Martina McMenamin and Omaha
police officer Jimmy Wilson. We
were shocked as four intoxicated
teens lost their lives in a driving
accident. We could not help but to
ask the question: “Why?” Again, we
asked that question when Brook
Berringer died in a plane accident.
Again, the answers do not come
easily. And even if they did, in our
hearts, we would never truly
Yet we should never forget that it
was a year of hope.
We witnessed the “Million Man
March.” It never did reach a million
marchers, but it made a strong
statement for African-American men
around the nation.
Bosnia continued to be a regular
spot on the evening news. Yet, with
the deployment of U.S. troops,, there
was hope. Hope that fighting may
cease. Hope that men and women
may soon come out of shell-tom
homes while their children play in
the streets — no fear in their hearts.
It has also proved to be a year of
We witnessed the painful demise
of Calvin and Hobbes. Yet we now
cope with Dilbert and four new
We also learned that Broyhill
Fountain will meet a timely death.
Yet we used our student voice to
decide what will replace it.
We also watched a new beginning
occur in elections. The Republican
nomination war ended with Bob
Dole as the sole survivor, and ASUN
elections ended with the ACTION
party taking control.
It was one hell of a year all right.
Each of us learned a little, forgot
a lot and walked away with memo
ries we’ll someday recall while
we’re talking to ourselves in a
To tliose leaving UNL for the
next destination of life, I wish you
luck. I hope that college has made
all the difference, and that, by the
way, you lose the beer gut in six
For those remaining, there’s tons
ahead. Too much for one columnist
to write about, but this one’s got a
Mountain Dew to spare. See ya in
Kerber is a freshman news-editorial
major and a Dally Nebraskan colnmalst
Her name was Mary, and she
was middle-aged, worked as a
domestic, had little money and no
medical plan, and was in need of
some serious and expensive life
But she had lived in her
Northwest Side Chicago neigh
borhood for most of her life. And
she knew somebody who knew
somebody who knew a politician
of considerable importance.
Some calls were made, the
most important coming from the
office of the politician.
The result was that Mary went
to a good hospital, was treated by
skilled physicians, was cured and
went home with a bill of $0.00.
How the politician arranged
this, I don’t know. I assume that
the hospital and the doctors owed
him favors. That’s the way things
have always worked in Chicago,
which can be good or bad. In this
case, it was good.
And it wasn’t the only time the
politician did something like that.
Using his political muscle to help
out people was part of his trade.
That’s the good side of what used
to be called machine politics.
I like to think of the late
alderman Vito Marzullo, who
usually placed one or two young
lawyers in city or county patron
age jobs. And one night every
week, the lawyers came to Vito’s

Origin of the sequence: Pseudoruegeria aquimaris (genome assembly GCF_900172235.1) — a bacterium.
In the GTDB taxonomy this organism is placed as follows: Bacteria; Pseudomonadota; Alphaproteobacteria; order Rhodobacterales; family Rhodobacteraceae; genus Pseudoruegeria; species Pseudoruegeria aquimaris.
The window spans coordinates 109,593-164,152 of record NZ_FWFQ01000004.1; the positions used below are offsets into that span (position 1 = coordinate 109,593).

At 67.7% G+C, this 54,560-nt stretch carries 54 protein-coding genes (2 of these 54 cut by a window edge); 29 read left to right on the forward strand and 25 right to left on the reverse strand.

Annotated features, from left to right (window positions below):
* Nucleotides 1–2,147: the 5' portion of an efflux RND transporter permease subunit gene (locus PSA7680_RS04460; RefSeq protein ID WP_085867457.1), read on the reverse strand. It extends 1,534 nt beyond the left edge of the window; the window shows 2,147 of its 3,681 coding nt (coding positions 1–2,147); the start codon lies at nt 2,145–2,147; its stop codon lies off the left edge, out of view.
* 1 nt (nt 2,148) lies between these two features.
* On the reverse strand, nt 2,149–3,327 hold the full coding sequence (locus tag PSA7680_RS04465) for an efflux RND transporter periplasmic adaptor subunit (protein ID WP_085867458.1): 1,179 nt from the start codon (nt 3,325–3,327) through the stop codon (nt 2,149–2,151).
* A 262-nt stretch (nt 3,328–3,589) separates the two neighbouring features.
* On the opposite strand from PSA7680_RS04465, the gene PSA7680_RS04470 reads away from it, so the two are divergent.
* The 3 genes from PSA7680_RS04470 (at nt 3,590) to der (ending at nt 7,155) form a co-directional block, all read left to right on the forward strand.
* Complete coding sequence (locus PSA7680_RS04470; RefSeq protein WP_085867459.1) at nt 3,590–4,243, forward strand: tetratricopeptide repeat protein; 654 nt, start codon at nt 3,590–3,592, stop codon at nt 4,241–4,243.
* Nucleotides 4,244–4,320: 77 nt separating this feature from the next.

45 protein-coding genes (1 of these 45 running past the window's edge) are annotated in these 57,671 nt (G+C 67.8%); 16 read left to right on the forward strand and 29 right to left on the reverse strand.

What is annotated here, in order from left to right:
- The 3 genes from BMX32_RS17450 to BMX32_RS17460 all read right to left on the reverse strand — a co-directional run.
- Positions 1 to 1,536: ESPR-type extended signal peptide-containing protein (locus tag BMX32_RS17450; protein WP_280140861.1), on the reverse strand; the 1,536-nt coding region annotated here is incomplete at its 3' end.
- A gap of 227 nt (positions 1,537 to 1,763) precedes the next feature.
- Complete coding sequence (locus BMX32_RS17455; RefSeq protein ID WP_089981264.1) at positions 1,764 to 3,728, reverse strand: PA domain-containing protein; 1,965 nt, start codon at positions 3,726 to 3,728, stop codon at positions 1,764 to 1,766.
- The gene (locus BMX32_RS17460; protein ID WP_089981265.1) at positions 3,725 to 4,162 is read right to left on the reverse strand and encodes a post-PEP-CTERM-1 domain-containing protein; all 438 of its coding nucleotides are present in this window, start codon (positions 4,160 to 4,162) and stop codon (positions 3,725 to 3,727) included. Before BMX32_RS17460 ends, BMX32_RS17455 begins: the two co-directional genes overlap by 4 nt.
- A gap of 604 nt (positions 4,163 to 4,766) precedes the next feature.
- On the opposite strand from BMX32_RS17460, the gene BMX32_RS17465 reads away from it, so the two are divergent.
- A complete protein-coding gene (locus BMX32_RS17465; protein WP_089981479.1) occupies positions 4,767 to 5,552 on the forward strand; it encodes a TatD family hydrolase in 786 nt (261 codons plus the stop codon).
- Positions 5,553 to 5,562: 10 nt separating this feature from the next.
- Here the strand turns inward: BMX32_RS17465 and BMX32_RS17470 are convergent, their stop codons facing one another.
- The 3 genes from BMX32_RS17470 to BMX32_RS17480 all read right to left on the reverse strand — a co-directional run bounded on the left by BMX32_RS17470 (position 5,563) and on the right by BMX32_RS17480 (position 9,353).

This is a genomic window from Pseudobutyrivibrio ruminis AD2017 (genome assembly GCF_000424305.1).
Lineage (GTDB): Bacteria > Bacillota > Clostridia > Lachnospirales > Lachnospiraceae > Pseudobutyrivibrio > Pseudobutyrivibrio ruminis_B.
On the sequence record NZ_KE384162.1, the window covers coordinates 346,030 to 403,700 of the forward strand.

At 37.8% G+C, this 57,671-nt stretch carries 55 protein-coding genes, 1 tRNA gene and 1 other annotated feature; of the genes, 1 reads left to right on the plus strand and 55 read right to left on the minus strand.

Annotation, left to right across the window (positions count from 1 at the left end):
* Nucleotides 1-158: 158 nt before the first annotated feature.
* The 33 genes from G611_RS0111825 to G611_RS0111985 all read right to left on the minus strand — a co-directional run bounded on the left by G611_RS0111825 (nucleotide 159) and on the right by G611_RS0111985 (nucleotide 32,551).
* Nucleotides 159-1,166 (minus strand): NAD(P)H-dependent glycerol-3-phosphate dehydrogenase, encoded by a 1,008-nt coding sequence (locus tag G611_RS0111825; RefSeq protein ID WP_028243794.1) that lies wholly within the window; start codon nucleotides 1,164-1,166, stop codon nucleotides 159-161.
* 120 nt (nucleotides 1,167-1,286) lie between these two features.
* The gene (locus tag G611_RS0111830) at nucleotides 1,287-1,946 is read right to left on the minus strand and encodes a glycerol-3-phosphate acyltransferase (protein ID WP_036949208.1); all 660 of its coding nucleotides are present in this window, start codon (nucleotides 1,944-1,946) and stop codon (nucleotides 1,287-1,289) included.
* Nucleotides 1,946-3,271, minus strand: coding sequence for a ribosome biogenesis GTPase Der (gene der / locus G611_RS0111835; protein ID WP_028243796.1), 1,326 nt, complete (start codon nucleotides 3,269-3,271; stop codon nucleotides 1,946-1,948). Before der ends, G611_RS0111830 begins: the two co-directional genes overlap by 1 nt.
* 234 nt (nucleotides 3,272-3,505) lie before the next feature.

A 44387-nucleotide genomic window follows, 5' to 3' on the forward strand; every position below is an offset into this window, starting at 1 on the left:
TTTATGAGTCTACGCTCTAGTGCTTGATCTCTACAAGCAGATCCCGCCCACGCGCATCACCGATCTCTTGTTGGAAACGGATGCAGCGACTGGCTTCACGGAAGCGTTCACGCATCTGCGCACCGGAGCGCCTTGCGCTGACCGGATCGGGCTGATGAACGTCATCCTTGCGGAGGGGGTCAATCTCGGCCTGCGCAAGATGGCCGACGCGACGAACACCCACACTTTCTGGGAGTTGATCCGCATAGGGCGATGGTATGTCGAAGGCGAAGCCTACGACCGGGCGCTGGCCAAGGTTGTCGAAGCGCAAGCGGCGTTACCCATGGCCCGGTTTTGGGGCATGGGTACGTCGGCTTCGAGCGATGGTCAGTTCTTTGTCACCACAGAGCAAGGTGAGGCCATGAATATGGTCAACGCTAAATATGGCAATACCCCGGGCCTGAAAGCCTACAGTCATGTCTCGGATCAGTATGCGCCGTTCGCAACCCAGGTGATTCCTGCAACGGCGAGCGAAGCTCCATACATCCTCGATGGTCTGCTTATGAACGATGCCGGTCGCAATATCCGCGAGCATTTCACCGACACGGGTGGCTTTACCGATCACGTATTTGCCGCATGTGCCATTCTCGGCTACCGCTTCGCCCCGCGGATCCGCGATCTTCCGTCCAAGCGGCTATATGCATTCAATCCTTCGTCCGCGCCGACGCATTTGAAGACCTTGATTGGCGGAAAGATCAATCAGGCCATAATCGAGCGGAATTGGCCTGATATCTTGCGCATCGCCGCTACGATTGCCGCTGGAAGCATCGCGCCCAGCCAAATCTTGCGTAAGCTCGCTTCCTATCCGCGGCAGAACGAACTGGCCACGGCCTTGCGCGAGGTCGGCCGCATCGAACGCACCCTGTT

ward office and handled legal
chores for low-income people
from the neighborhood. Free, of
In Mary’s case, the politician
who took care of her medical
needs was Dan Rostenkowski,
whose career in public service has
just ended in a most tragic way.
Before anyone leaps for the
phone, stationery or e-mail
device, let me say that
Rostenkowski and I arc not pals.
Far from it. We’ve never particu
larly liked each other, and our
longest conversation has been
about two minutes.
Many years ago, we sat
together at a banquet honoring
up-and-coming young Chicago
ans in various fields. He was the
young politician with a future,
and I was the young columnist.
He was aloof and wary of
talking to someone who just
might stick it to him down the
line. Which shows he was smart
because later I did exactly that.
That was a pity, really, because
we had a lot in common besides
our ethnicity. We came from the
same neighborhood. My family
once owned a tavern within a
short walk of Rostenkowski’s
house. And his precinct captain
never once hustled us for a fast
We have mutual friends and
share some of the same bad
habits. But when he was grabbed
for a DUI in Wisconsin some
years ago, he had the good sense
to be polite to the cops.
We share having had kid
problems, which can be agonizing
for any parent. And if you are in
public life, the minor foibles of
your kids wind up in the newspa
pers while the neighbors of Joe
the Bricklayer don’t even know
his kid was mugging old ladies.
Being a public figure, he is
“There is no one in
our society more
legislator or even
president— than a
prosecutor. Local or
held to a higher standard. And
sometimes, it isn’t exactly fair.
What I’m stumbling into
saying is that nobody should be
taking pleasure from
Rostenkowski’s misfortune. Not
unless you have never, ever,
broken even a minor law and
gotten away with it, fudged a bit
on your taxes or violated any of
the Ten Commandments.
Only a few decades ago, none
of this would have been happen
ing. That’s because the rules
changed. Most of the things he
was nailed for would have been
legal and common or, at worst,
nickel-dime offenses when he
began his career in Congress.
That’s the way it is in our
society. The rules keep changing.
Maybe he didn’t notice. Or
maybe he didn’t see the danger.
The danger was that he was a
big political fish — the kind of
trophy that an ambitious federal
prosecutor loves to stuff and hang
on his wall.
1 nere is no one in our society
more powerful —judge, gover
nor, mayor, legislator or even
president — than a prosecutor.
Local or federal.
At the federal level, they have
a compliant grand jury and all the
investigative tools they need, the
agents of the FBI, Internal
Revenue Service and every other
federal agency. Plus eager
assistants who will send their own
grannies up the river to enhance
And the most dangerous and
ruthless are those prosecutors
who have political ambitions that
are most easily fulfilled by
hanging a well-known public
That’s what did in
Rostenkowski — a federal
prosecutor’s personal ambitions.
If I could put those federal
prosecutors on a lie box and ask:
“Do you really believe that what
he did was a terrible crime?” and
they said “Yes,” the needle would
clang when it went past the
marking for “liar, liar, pants on
(Q by The Chicago Tribune